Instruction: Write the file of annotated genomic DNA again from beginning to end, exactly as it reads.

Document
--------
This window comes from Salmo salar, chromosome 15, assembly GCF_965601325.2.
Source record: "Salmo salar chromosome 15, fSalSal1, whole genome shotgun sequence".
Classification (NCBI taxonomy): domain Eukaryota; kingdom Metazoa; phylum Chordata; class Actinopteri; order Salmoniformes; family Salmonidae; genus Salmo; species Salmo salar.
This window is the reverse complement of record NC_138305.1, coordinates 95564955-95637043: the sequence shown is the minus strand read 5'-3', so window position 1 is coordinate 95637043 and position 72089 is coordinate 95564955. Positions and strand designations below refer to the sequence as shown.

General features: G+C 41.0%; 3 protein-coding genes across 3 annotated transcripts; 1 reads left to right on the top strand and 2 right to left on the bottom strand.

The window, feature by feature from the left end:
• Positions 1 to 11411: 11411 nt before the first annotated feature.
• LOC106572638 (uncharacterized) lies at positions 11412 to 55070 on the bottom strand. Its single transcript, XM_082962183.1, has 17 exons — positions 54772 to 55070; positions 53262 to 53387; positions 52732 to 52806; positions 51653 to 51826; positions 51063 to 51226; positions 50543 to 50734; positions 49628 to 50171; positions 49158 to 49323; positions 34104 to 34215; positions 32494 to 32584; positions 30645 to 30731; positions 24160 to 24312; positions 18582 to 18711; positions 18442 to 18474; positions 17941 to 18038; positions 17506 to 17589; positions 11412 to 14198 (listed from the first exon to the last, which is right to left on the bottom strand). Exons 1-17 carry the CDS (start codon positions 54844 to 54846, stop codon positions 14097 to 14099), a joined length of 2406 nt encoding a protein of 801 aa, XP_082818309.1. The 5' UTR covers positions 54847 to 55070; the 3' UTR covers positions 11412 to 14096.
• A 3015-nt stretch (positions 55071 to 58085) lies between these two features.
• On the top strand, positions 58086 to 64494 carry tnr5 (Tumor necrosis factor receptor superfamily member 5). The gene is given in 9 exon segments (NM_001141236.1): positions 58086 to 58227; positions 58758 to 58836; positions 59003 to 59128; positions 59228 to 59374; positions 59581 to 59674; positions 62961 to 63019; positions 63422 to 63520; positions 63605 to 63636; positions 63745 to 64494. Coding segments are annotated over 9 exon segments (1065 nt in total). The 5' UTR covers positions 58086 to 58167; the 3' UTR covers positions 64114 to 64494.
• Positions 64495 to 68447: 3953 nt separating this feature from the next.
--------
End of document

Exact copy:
This window comes from Salmo salar, chromosome 15, assembly GCF_965601325.2.
Source record: "Salmo salar chromosome 15, fSalSal1, whole genome shotgun sequence".
Classification (NCBI taxonomy): domain Eukaryota; kingdom Metazoa; phylum Chordata; class Actinopteri; order Salmoniformes; family Salmonidae; genus Salmo; species Salmo salar.
This window is the reverse complement of record NC_138305.1, coordinates 95564955-95637043: the sequence shown is the minus strand read 5'-3', so window position 1 is coordinate 95637043 and position 72089 is coordinate 95564955. Positions and strand designations below refer to the sequence as shown.

General features: G+C 41.0%; 3 protein-coding genes across 3 annotated transcripts; 1 reads left to right on the top strand and 2 right to left on the bottom strand.

The window, feature by feature from the left end:
• Positions 1 to 11411: 11411 nt before the first annotated feature.
• LOC106572638 (uncharacterized) lies at positions 11412 to 55070 on the bottom strand. Its single transcript, XM_082962183.1, has 17 exons — positions 54772 to 55070; positions 53262 to 53387; positions 52732 to 52806; positions 51653 to 51826; positions 51063 to 51226; positions 50543 to 50734; positions 49628 to 50171; positions 49158 to 49323; positions 34104 to 34215; positions 32494 to 32584; positions 30645 to 30731; positions 24160 to 24312; positions 18582 to 18711; positions 18442 to 18474; positions 17941 to 18038; positions 17506 to 17589; positions 11412 to 14198 (listed from the first exon to the last, which is right to left on the bottom strand). Exons 1-17 carry the CDS (start codon positions 54844 to 54846, stop codon positions 14097 to 14099), a joined length of 2406 nt encoding a protein of 801 aa, XP_082818309.1. The 5' UTR covers positions 54847 to 55070; the 3' UTR covers positions 11412 to 14096.
• A 3015-nt stretch (positions 55071 to 58085) lies between these two features.
• On the top strand, positions 58086 to 64494 carry tnr5 (Tumor necrosis factor receptor superfamily member 5). The gene is given in 9 exon segments (NM_001141236.1): positions 58086 to 58227; positions 58758 to 58836; positions 59003 to 59128; positions 59228 to 59374; positions 59581 to 59674; positions 62961 to 63019; positions 63422 to 63520; positions 63605 to 63636; positions 63745 to 64494. Coding segments are annotated over 9 exon segments (1065 nt in total). The 5' UTR covers positions 58086 to 58167; the 3' UTR covers positions 64114 to 64494.
• Positions 64495 to 68447: 3953 nt separating this feature from the next.